We look for connection everywhere.
It's why we're on our smartphones constantly. It's why we listen to music. It's why we go to church. It's why we get married. It's why we wake up in the morning. No matter how civilized we become, there's an innate inclination towards tribalism. That yearning won't be pacified until it's satiated or satisfied by the embrace of a tribe either.
Halifax-born and Vancouver-based singer, songwriter, and multi-instrumentalist Jon Bryant explores the conundrum of connection on his full-length debut for Nettwerk, Cult Classic.
"Over the past few years I've really become a skeptic. Thanks to social media, politics, religion and news media, etc.," he explains. "Many songs on the album reflect that skepticism and emphasize the ways I've evolved as both a writer and person; spiritually, mentally and emotionally."
The artist's personal path simultaneously twisted and turned in the most unexpected of ways, eventually leading him from Seattle to Vancouver. New in town, Bryant sought connection, so he joined an undisclosed organization at the urging of a close friend who also belonged to this -- we'll call it a "group."
"I had my reservations, but I didn't want to shy away from something that engendered so much excitement," he admits. "I was fascinated because my friend was fascinated. The people were lovely and some of what they were teaching was very useful and tangible. However, as I went deeper, this weird dynamic started happening among my new friends. I was once told that, 'Falling into a belief system is like dying in your sleep, you don't notice when it happens.' After learning details about some very troubling events within the group, I left. Following my departure, my fascination with cults began to percolate. This curiosity influenced my writing and became a framework for the album's concept."
Reclaiming his independence, Bryant penned tunes everywhere from Nova Scotia and Vancouver to Seattle, Los Angeles, and Australia. He also rediscovered formative influences ranging from Jeff Buckley and The Police to Shuggie Otis and Michael McDonald, Massive Attack and The Smiths to Hall & Oates to Chris Isaac.
Retreating to the studio (Afterlife Studios in Vancouver) with producer John Raham for the first time, he set about recording Cult Classic in 2017. This time around, he switched up the process. Rather than compose on guitar, he challenged himself by writing on piano from the start and found childhood inspiration from artists such as Bruce Hornsby, The Doobie Brothers and Steely Dan. By welcoming analog warm synths into the sonic architecture, he explored styles that he had always wanted to as well. As a result, the sound evokes a sweeping and soaring cinematic scope.
He introduces the record with the seventies-style shimmer and lithe guitar of "Paradise." Tiptoeing between ethereal instrumentation and simmering soul, he paints a vivid picture of breaking away from the pack as his falsetto croons, "I don't want to take the road of another." "It's primarily about going your own way," he says. "Instead of following, you leave your safety net, the tribe construct of safety, and chase your passion without being swayed by opinions. At the same time, you do so with the people you love. That's where life makes the most sense."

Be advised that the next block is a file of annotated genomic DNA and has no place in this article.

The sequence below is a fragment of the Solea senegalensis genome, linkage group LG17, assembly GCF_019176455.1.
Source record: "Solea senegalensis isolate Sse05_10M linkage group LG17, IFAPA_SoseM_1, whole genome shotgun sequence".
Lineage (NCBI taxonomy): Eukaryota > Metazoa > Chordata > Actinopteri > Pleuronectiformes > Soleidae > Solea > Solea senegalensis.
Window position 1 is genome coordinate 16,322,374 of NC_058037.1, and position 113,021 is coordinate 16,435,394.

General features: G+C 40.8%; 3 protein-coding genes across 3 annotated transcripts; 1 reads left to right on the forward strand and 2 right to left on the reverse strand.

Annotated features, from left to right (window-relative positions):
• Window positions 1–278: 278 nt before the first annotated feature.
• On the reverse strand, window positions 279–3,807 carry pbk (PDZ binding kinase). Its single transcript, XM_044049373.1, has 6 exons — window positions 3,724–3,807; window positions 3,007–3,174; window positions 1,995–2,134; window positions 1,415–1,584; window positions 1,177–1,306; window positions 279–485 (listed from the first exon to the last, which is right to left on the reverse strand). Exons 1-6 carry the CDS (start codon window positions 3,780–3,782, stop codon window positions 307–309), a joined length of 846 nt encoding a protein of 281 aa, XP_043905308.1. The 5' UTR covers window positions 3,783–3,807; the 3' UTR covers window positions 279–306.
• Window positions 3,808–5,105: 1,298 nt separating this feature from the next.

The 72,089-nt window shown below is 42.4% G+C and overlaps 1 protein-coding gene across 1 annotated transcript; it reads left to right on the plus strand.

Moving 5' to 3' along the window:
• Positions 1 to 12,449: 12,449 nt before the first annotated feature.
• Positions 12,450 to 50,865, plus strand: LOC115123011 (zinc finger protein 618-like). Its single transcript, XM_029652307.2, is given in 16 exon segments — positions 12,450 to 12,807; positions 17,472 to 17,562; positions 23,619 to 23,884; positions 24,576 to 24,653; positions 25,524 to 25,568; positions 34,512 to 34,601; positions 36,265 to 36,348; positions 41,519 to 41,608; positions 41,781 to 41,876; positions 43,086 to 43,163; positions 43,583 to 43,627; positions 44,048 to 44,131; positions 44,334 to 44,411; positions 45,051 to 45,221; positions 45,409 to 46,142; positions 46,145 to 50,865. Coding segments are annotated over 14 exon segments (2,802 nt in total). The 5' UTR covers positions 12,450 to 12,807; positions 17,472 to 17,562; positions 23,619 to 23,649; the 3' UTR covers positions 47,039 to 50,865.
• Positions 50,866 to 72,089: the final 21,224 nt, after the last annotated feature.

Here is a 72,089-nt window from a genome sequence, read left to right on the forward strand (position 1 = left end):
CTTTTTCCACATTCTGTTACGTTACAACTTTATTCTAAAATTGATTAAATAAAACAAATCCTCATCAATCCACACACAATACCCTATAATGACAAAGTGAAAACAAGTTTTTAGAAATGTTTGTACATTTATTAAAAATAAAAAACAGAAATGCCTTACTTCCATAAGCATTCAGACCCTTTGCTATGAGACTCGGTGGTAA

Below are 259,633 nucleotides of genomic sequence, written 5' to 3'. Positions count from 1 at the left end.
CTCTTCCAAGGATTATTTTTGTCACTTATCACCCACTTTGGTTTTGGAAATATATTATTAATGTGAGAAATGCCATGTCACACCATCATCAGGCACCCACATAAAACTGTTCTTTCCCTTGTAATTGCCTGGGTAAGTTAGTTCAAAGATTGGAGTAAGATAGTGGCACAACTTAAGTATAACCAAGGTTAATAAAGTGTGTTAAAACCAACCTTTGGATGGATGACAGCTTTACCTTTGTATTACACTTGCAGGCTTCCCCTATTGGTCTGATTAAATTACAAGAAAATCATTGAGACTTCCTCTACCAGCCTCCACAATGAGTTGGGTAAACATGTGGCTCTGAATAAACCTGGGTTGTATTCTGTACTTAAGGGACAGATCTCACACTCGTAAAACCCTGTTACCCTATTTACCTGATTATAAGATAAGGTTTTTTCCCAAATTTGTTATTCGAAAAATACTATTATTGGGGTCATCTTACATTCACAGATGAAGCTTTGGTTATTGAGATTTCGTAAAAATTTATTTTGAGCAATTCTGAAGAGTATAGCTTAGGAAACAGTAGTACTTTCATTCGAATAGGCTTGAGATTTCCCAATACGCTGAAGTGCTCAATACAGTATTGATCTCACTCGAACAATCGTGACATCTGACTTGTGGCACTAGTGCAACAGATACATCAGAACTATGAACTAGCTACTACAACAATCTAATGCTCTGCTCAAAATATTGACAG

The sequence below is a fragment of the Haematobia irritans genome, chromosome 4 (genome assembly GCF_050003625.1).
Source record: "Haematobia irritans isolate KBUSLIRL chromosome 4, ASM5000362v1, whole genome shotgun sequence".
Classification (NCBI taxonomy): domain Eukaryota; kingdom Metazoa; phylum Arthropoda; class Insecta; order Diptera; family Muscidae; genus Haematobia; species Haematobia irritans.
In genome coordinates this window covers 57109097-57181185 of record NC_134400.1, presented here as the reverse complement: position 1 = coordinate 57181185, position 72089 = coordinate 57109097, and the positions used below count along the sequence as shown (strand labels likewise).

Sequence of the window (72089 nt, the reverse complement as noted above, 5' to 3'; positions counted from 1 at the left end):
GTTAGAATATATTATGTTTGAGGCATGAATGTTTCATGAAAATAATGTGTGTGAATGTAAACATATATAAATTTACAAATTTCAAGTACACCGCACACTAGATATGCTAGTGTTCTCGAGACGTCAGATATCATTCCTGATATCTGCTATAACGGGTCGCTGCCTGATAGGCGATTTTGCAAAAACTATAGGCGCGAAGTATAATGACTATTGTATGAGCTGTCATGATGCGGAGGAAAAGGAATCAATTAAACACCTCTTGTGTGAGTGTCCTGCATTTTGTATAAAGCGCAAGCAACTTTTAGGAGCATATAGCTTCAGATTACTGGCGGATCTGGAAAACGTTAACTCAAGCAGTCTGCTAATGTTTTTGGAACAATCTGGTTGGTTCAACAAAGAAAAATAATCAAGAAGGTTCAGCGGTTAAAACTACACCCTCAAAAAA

"Cultivated" snaps from a subtle groove into a synth-driven chant that's impossible to shake. Fittingly, it thematically digs into how a relationship can feel like a cult. Elsewhere, the slow burn of "Ya Ya Ya" thinly veils raw emotionality under a shimmering falsetto, and a rustle of clean guitar spirals towards a heavenly hook on "Did What I Did."
The breathy delivery of "At Home" belies a hypnotic urgency to return to the one we love as the minimalist hum of "Out of the Blue" concludes this rollercoaster with a quiet wish "just to hear the words, 'I love you.'"
Distilling dynamic Motown soul into a dream-folk framework punctuated by grunge spirit, Bryant has diligently refined a singular style since first emerging in 2009. Releasing his debut Two Coasts For Comfort, he made waves when the single "Deaf" was chosen as iTunes "Single of the Week." Throughout 2010, the troubadour hit the road and earned fans across North America and Europe one gig at a time.
As he landed syncs on Degrassi: The Next Generation, Rookie Blue, Scream, Cougar-town, and more, the artist's sophomore outing What Takes You arrived two years later. Most recently, 2016's Twenty Something yielded a string of fan favorites. "Light" clocked over 5.1 million Spotify streams, while "Wilderness" and "Heroine" both surpassed the 1.5 million-mark. Honesty remains a hallmark through and through.
Given Bryant's heartfelt honesty, Cult Classic is worth connecting to in the end.
"When you hear this, I hope you walk away feeling hopeful in knowing that, despite how fucked up this world is, you are absolutely beautiful and complete" he leaves off. "All the joy, love, passion and hope in life is within you, waiting to be unlocked. It sounds cliché to say but the album is proof."